When people divorce, asset division is typically one of the major concerns they have. People want to know who will get what and what their financial situation will look like. However, your assets are not the only factor that color your financial picture. Debt can also have a major impact on each party’s monetary status and responsibilities post-divorce.

The average person between the ages of 23 and 38 has nearly $28,000 in personal debt, much of which comes from credit cards and student loans. Therefore, debt will very likely be a point to address during a divorce if you are in this age group, which is why it is important to understand some basic tips to dividing debt.

  1. Talk about it before divorce. Of course, this may not be helpful for people who are already in the process of divorce. However, if you are about to get married or are already married, you can create a prenuptial or postnuptial agreement that sets guidelines for how (and if) you will divide your debts.
  2. Know the difference between equal and equitable. Dividing assets and debts often means that each party will receive about half of the marital property or financial liabilities. However, because Illinois is an equitable division state, there is no law stating that the division must be equal. Instead, it must be fair and just.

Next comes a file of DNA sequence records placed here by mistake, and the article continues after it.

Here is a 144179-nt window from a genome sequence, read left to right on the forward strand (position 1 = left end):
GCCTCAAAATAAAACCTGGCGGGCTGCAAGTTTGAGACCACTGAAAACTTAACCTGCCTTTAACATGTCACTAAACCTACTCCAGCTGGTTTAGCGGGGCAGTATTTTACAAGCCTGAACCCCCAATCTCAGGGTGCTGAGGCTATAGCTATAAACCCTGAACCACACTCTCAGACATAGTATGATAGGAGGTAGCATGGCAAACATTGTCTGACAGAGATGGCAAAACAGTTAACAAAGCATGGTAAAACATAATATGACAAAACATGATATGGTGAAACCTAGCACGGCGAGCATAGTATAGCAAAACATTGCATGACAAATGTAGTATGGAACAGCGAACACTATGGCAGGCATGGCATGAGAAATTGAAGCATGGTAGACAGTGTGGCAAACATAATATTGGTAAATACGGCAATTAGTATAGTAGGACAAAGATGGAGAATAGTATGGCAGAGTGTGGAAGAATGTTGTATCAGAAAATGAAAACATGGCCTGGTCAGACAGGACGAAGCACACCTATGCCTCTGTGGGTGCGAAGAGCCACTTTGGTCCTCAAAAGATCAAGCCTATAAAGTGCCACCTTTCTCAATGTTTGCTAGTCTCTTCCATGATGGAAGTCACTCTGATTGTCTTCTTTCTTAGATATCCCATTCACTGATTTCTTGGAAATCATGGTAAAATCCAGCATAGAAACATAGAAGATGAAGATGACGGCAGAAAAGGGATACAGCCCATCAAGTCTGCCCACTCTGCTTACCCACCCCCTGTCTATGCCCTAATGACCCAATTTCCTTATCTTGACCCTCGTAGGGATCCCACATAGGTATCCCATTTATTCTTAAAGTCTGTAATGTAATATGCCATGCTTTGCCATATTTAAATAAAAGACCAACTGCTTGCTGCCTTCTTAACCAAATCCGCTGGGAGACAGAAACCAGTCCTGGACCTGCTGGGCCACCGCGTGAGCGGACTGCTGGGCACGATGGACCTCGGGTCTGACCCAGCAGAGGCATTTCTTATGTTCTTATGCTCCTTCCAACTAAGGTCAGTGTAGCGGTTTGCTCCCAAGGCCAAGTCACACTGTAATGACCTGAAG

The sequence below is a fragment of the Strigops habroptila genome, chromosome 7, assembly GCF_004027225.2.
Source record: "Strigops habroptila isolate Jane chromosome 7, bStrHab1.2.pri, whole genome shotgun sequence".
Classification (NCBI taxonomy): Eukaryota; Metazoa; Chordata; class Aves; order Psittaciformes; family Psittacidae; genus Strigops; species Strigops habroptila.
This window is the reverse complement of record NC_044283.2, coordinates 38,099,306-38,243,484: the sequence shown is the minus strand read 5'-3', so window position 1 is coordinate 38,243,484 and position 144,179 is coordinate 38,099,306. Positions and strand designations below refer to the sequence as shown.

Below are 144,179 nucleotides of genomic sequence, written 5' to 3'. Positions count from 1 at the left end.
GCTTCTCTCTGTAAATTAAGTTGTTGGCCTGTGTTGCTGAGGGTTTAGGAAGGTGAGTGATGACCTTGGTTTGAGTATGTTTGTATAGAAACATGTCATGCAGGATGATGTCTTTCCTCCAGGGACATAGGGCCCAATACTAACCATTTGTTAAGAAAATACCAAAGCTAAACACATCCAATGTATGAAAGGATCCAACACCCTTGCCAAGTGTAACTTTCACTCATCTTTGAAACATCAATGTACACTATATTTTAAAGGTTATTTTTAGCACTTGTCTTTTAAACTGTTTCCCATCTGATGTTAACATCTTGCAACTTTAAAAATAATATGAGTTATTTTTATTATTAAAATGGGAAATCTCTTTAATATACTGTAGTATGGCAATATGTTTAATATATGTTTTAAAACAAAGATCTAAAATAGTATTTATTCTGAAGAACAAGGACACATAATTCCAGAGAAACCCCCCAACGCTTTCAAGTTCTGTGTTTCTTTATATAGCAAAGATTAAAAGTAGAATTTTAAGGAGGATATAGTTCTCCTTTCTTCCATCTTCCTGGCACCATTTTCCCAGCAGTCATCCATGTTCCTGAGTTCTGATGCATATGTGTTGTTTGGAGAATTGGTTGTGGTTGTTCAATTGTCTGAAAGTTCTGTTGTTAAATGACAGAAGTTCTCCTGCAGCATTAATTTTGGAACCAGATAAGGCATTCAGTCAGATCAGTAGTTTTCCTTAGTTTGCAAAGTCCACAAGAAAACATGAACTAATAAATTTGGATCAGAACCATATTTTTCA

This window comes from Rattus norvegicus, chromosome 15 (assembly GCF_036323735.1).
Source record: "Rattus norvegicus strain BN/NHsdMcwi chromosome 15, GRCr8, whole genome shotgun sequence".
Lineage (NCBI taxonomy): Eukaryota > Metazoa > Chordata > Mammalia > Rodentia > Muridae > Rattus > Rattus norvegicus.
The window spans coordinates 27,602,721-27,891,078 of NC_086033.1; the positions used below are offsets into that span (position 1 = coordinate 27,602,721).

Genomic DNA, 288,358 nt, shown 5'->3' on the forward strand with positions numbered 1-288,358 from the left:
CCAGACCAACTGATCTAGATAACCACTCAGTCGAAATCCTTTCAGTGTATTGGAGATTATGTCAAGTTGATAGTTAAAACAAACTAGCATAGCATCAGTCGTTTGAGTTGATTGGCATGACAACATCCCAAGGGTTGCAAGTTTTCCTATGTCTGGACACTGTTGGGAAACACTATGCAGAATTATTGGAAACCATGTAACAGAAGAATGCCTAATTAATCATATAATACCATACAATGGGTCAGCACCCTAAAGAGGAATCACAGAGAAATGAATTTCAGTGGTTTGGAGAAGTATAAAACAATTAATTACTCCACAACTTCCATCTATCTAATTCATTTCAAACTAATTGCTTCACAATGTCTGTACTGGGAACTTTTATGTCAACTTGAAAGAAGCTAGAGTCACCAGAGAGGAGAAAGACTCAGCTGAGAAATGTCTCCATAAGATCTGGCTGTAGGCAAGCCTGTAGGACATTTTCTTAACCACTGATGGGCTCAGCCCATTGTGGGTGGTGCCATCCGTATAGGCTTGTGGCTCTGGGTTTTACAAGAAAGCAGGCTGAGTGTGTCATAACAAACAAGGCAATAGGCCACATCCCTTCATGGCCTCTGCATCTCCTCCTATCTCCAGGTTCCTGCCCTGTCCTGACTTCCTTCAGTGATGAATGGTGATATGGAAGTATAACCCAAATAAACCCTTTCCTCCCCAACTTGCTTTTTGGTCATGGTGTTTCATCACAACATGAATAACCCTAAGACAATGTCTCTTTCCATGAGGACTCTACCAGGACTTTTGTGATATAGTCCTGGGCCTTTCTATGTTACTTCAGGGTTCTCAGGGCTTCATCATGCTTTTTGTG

3. Determine what is a marital debt. Generally speaking, only marital property is eligible for division. Separate property, including debts acquired before marriage, can stay with the person responsible for incurring the debt. Note, however, that separate debt can become marital debt under many circumstances.
  4. Contact the credit card company. Your divorce will not automatically terminate your responsibility for debt assigned to the other party if you are an authorized user or joint account holder. Unless you contact the credit card company to officially remove yourself from the account, you could still be liable for any payments your ex might miss. Further, missed payments by an ex has the potential to damage your credit score.

Considering the fact that millions of people carry some amount of personal debt, it is likely that you will have to address debt if you are getting divorced. Knowing what to expect from the process can help you manage your expectations and make informed decisions.